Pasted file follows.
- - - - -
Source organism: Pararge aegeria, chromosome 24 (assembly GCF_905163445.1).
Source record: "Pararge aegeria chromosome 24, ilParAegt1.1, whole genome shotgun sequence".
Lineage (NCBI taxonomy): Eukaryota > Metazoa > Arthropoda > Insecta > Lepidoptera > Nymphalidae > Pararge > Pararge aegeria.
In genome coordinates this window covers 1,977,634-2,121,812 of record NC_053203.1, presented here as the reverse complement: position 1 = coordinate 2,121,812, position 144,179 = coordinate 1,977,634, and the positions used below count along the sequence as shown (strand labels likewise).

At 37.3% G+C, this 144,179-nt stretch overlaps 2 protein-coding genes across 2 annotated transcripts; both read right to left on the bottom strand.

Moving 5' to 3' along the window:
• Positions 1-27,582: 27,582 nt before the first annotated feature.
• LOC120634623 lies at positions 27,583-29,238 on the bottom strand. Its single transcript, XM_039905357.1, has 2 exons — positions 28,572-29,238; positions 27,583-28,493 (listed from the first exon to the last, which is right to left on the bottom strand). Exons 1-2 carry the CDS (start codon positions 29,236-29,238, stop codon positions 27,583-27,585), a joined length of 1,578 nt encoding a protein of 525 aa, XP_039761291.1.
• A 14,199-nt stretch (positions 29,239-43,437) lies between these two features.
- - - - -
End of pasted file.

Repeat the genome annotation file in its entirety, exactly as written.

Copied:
Source organism: Pararge aegeria, chromosome 24 (assembly GCF_905163445.1).
Source record: "Pararge aegeria chromosome 24, ilParAegt1.1, whole genome shotgun sequence".
Lineage (NCBI taxonomy): Eukaryota > Metazoa > Arthropoda > Insecta > Lepidoptera > Nymphalidae > Pararge > Pararge aegeria.
In genome coordinates this window covers 1,977,634-2,121,812 of record NC_053203.1, presented here as the reverse complement: position 1 = coordinate 2,121,812, position 144,179 = coordinate 1,977,634, and the positions used below count along the sequence as shown (strand labels likewise).

At 37.3% G+C, this 144,179-nt stretch overlaps 2 protein-coding genes across 2 annotated transcripts; both read right to left on the bottom strand.

Moving 5' to 3' along the window:
• Positions 1-27,582: 27,582 nt before the first annotated feature.
• LOC120634623 lies at positions 27,583-29,238 on the bottom strand. Its single transcript, XM_039905357.1, has 2 exons — positions 28,572-29,238; positions 27,583-28,493 (listed from the first exon to the last, which is right to left on the bottom strand). Exons 1-2 carry the CDS (start codon positions 29,236-29,238, stop codon positions 27,583-27,585), a joined length of 1,578 nt encoding a protein of 525 aa, XP_039761291.1.
• A 14,199-nt stretch (positions 29,239-43,437) lies between these two features.